The News Talkers
May 21, 2014
Obviously, there are differing opinions about what makes a sci-fi movie ‘great’– groundbreaking special effects, like The Wolfman, Star Wars or Jurassic Park; adaptations of famous novels, like Dracula, Dr. Jekyll & Mr. Hyde or 20,000 Leagues Under the Sea; social/political commentary works, like Metropolis, On the Beach or Fahrenheit 451; and philosophical themes like 2001, Contact or The Matrix. (You probably have your own criteria and classic flicks to mention, so please feel free…)
Once in a while, a film appears that manages to combine a range of these concepts into a single package, with stunning results and a lasting reputation & popularity. 2001: Space Odyssey packed what were (for the time) eye-wrenching SFX with Arthur C Clarke’s epic story of human social & spiritual evolution into superhuman capabilities, which made 2001 a classic in science fiction filmdom. Movies like The Incredible Shrinking Man, The Time Machine and Source Code (an underappreciated little gem) are also notable not for the effects work, but for plotlines that spoke about the nature of human consciousness, social evolution/stagnation, and the persistence of awareness after physical death.
And very, very rarely, a movie weaves together several of these elements into a film that is complex, challenging and touches on social, emotional and spiritual themes in one impressive package. Cloud Atlas is one of those… one of the best sci-fi films of the past 20 years or more, and possibly the best ever made. If you haven’t seen this movie, you owe it to yourself, and you’re definitely in for a real treat…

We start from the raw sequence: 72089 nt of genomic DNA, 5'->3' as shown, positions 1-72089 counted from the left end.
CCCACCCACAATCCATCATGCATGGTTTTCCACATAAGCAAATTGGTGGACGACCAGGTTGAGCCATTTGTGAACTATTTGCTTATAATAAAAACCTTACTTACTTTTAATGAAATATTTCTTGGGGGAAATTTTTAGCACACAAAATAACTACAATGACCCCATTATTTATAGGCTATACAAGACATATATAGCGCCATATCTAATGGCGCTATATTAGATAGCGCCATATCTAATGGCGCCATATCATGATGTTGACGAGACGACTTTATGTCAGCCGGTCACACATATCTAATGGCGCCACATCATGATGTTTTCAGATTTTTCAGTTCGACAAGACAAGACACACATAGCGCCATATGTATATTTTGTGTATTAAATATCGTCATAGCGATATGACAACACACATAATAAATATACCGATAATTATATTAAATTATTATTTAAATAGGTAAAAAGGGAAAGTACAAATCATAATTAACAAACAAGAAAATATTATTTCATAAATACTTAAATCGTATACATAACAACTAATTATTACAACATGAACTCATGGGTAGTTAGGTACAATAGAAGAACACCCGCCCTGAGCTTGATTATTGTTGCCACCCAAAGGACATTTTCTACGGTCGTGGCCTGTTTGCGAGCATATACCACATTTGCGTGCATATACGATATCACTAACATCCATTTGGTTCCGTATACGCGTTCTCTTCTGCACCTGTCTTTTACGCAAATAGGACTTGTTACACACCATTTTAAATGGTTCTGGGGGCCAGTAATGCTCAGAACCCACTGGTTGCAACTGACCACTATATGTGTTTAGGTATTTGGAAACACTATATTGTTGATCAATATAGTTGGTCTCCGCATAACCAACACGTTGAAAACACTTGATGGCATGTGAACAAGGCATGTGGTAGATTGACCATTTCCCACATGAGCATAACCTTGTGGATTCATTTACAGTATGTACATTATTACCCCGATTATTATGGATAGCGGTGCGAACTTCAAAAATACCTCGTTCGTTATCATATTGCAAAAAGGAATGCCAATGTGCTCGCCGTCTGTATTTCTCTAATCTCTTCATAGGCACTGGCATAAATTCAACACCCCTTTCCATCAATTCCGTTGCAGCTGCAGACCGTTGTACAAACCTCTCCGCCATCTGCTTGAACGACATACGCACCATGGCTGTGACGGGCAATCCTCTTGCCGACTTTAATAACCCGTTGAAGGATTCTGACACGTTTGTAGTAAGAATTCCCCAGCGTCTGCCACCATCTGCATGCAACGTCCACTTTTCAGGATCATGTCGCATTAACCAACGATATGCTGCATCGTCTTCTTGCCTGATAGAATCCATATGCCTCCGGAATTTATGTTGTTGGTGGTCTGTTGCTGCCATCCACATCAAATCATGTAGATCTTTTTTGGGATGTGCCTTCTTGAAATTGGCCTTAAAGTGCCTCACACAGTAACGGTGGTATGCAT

Cloud Atlas is a brain-bending interweaving of six separate stories, stretching over about a 500-year timeline, from the mid-1800s to sometime beyond about 2400 CE. Each separate narrative is a tale unto itself, touching on themes of the nature of freedom and coercion, creativity & exploitation, corruption, love, sacrifice, fear, hope and transcendence. The film is challenging & confusing from the outset, with stories introduced one after another (without apparent connection) and only slowly interwoven as each individual narrative progresses. Watching, we gradually begin to realize that each separate story overlaps into others, events & decisions in one tale affecting characters in other times. Further, there are hints or intimations that characters, personalities or ‘souls’ recur across time, being influenced by not only their own past decisions, but also the actions of other characters they may (or may not) have known before.
The film is wonderfully acted by world-class stars including Tom Hanks, Hugo Weaving, Halle Berry, Hugh Grant, Jim Sturgess. Ben Whitlaw and a host of excellent supporting actors. Astonishingly, each major actor appears in different roles in every separate story—portraying not simply different characters in different times, but even different gender roles. Hugo Weaving is cast in both major & supporting male roles and a significant female character; Halle Berry portrays major & minor female characters and has a male role cameo.
If this sounds confusing—it is, deliberately so… The ‘re-appearance’ of familiar faces in different characters/roles gives a unmistakable feeling that we are watching personalities or ‘souls’ recurring over time, carrying both their intrinsic or essential nature and the result of choices/action in other lives, evolving (or devolving) in a kind of karmic waltz across the background of past history into the indeterminate future.
(I’m determined not to give any ‘spoilers’ in this article—there won’t be any wrapup or explanation about the ‘conclusion’ or ‘resolution’ of the movie. While Cloud Atlas does provide a ‘prologue’ and ‘epilogue’ that suggests a finale, I’m not going there… my goal is to entice you to watch the flick— and draw your own conclusion.)
PS– Watch the credits…